At Gabriel Consulting Group, we conduct annual surveys among data center personnel on a wide range of topics and issues. It's one of the ways we track trends, gauge opinion on IT issues, and see how the vendors stack up against each other in the eyes of customers. One of these surveys is aimed at x86 server users and another goes out to the Unix crowd. Our results consistently tell us that Unix boxes are a critical component of medium-sized and large data centers, and that the pundits who regularly predict the operating system's demise are-well-just wrong. (But let's be charitable; maybe they're just not paying attention.)
Or perhaps they're simply counting. Systems based on x86 processors running Windows and Linux have surpassed the (generally) RISC-based servers running Unix in both unit volumes and sales revenue over the past few years. This isn't a big surprise; x86 system technology has gotten better over time, and these small systems have become commodities for the most part. They've taken over many of the tasks that used to sit on Unix systems, including web serving, file/print serving, and the application layer of many applications.
However, Unix systems are typically the backbone of most mid-sized and larger data centers. They aren't the single-workload machines of the past; they now run multiple workloads, and those workloads are large databases and the apps that run the business. If these applications crash, something bad happens-revenue isn't booked, parts aren't ordered, or bills aren't sent out. Unix-based systems are truly mission-critical in today's data centers. While you can argue that every system is mission-critical to someone, it's clear from our research that Unix systems are running truly important workloads-the kind of apps that if you have a bad problem, your company might have to disclose it in an SEC filing.
In our most recent survey, 91 percent of respondents said that Unix systems are strategic in their organization and critical to the functioning of their business.
If Unix systems are so strategic, why has there been significant Unix to Windows/Linux migration over the past few years? As x86 offerings have become more suitable for data center use, they've taken on a lot of workloads, but not typically the most important applications that require vertical scalability and need to perform under extremely heavy loads. It's also generally accepted that Unix operating systems offer a higher degree of availability and security than what can be achieved with Windows or Linux today. Much of the Unix to Windows/Linux migration can be explained as moving workloads from small Unix-based systems, typically Web servers, file servers and the like, to lower-cost x86 servers that are more than up for the task.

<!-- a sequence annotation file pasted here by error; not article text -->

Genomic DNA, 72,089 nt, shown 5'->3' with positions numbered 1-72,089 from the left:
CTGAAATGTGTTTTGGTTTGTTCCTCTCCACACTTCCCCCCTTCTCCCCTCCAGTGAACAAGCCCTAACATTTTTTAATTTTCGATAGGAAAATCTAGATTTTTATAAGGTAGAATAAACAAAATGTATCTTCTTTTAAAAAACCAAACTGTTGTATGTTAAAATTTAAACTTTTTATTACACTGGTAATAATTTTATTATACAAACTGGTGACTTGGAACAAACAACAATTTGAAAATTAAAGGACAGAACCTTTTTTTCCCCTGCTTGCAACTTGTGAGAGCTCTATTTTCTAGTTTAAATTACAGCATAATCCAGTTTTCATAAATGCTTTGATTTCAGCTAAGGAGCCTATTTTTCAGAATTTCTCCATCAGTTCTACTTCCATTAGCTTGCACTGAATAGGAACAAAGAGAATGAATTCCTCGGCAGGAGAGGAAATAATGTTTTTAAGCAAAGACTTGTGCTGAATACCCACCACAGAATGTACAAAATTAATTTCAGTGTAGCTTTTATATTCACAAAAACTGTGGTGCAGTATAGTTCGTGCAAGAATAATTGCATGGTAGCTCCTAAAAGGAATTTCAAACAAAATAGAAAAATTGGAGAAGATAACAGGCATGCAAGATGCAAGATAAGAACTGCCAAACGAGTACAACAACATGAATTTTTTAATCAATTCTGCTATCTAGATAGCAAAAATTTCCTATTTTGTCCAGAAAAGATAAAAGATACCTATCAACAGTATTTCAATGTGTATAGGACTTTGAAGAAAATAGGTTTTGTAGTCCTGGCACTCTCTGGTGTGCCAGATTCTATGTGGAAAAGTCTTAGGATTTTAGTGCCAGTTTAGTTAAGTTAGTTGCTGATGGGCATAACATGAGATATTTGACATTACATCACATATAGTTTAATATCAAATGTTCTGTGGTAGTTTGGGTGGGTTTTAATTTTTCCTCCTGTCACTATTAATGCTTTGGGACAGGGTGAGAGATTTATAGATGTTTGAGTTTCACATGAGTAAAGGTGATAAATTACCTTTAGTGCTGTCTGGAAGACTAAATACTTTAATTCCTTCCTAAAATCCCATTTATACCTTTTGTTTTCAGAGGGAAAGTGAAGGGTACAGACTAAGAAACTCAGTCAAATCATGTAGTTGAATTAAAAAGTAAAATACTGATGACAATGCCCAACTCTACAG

And besides, Unix usage is increasing. In our most recent survey, close to 70 percent of participants report their use of Unix is growing. These numbers may come as a surprise to those who see Unix as a legacy operating system that is slowly dying, but these results have been consistent over the past four years of our survey.
Most of the respondents said that Unix growth was primarily taking place in the midrange and high-end-loosely defined as systems with greater than four sockets. Other questions asked what class of system our survey respondents would be purchasing in the near future. Around 65 percent said that their upcoming systems would be larger than their present servers. We also found significant interest in running Unix on blades running POWER, Itanium or SPARC processors, with 61 percent of these customers saying they either already own or are planning to purchase these systems.
Of those who expect to make a Unix system purchase, 63% say that the new systems will be larger than what they presently use. This makes sense; mission-critical workloads are growing larger, and systems are being used to host multiple applications. Almost two-thirds of survey respondents have virtualized more than half of their Unix-based systems.
Among the customers in our survey, almost a third are hosting more than 25 separate workloads on their most highly virtualized system. In some cases, these are unrelated collections of important applications located in one place for efficiency or multi-tier apps, but some customers are putting, for example, the application and database tier in separate partitions on one large Unix system.